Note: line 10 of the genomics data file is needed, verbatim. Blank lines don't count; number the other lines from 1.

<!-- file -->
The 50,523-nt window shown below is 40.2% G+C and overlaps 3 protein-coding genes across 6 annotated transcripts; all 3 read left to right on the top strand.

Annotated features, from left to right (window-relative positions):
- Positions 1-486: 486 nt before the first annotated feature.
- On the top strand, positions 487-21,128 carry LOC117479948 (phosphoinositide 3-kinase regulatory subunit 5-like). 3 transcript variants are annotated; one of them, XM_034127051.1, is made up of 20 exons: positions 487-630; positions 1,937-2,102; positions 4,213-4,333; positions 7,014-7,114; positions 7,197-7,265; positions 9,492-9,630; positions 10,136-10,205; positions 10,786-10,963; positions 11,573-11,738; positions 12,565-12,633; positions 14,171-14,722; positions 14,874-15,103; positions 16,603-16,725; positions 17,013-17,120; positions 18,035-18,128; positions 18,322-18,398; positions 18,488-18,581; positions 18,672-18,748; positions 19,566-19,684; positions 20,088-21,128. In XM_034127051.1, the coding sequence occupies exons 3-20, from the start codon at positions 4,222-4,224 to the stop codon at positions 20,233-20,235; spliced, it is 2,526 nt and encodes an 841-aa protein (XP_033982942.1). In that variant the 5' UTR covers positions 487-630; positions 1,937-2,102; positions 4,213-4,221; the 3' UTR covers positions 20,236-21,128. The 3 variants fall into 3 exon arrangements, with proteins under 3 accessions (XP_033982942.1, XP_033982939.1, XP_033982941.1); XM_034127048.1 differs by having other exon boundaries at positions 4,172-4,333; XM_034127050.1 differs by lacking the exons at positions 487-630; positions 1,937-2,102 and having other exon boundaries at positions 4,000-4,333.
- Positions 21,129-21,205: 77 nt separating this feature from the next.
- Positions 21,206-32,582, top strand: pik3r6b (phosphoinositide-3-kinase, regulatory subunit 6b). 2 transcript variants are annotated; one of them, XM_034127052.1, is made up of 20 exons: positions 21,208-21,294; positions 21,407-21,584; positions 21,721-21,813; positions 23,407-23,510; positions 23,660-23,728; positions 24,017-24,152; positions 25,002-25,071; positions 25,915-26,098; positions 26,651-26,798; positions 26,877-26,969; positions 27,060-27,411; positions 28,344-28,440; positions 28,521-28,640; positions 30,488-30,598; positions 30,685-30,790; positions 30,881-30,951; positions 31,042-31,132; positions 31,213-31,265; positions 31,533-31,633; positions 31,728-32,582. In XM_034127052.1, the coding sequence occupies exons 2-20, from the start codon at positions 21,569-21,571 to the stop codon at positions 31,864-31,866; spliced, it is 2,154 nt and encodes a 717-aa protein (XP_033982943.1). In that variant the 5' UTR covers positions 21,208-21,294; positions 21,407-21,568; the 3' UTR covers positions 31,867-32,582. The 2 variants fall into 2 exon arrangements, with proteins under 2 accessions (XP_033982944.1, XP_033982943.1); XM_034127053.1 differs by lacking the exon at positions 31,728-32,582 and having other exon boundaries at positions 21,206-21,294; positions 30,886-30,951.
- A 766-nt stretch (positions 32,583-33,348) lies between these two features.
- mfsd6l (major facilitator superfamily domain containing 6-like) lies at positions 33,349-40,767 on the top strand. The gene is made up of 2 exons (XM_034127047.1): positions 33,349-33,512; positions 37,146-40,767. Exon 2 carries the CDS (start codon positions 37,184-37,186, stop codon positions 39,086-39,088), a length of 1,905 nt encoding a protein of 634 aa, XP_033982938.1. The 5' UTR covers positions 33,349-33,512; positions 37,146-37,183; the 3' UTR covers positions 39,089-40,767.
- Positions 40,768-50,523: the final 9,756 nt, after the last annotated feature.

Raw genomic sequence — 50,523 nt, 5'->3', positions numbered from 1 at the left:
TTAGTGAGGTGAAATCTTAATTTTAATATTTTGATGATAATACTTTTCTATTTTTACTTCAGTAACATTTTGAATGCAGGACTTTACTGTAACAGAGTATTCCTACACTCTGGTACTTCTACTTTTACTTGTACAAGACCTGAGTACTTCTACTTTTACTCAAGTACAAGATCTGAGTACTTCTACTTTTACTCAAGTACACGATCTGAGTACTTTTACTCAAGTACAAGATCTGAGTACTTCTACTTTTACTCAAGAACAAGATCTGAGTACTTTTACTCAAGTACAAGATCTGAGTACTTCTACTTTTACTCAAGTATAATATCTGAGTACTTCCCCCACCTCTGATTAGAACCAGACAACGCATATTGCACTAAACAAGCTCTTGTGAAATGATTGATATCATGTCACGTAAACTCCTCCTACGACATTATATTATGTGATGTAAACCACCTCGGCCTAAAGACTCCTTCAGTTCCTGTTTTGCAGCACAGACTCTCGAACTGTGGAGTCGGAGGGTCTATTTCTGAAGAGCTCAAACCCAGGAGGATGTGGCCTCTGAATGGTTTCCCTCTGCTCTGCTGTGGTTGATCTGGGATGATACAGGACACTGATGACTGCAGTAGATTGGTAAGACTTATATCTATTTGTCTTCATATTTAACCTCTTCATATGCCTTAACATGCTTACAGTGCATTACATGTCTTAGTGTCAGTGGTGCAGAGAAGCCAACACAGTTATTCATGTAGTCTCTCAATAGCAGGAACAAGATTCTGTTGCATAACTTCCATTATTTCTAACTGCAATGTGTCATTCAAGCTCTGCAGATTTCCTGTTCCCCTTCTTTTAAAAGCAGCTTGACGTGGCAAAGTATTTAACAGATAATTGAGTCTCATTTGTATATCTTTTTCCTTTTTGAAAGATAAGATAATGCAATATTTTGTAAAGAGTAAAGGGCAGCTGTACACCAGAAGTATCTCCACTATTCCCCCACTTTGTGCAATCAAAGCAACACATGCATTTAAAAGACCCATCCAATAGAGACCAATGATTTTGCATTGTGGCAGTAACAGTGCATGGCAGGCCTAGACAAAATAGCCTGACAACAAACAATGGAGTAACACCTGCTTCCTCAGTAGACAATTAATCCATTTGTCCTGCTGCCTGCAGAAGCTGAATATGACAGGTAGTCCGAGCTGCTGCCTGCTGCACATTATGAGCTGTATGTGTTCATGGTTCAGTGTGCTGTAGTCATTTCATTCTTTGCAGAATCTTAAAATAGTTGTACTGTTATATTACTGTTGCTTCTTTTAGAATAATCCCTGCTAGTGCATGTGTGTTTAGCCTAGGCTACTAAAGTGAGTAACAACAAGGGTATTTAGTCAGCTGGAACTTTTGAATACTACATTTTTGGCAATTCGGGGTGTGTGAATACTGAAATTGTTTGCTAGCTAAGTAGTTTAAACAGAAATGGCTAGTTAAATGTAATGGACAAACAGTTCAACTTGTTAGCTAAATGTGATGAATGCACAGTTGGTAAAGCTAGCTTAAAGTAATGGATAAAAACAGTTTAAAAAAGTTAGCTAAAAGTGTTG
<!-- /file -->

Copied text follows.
Raw genomic sequence — 50,523 nt, 5'->3', positions numbered from 1 at the left: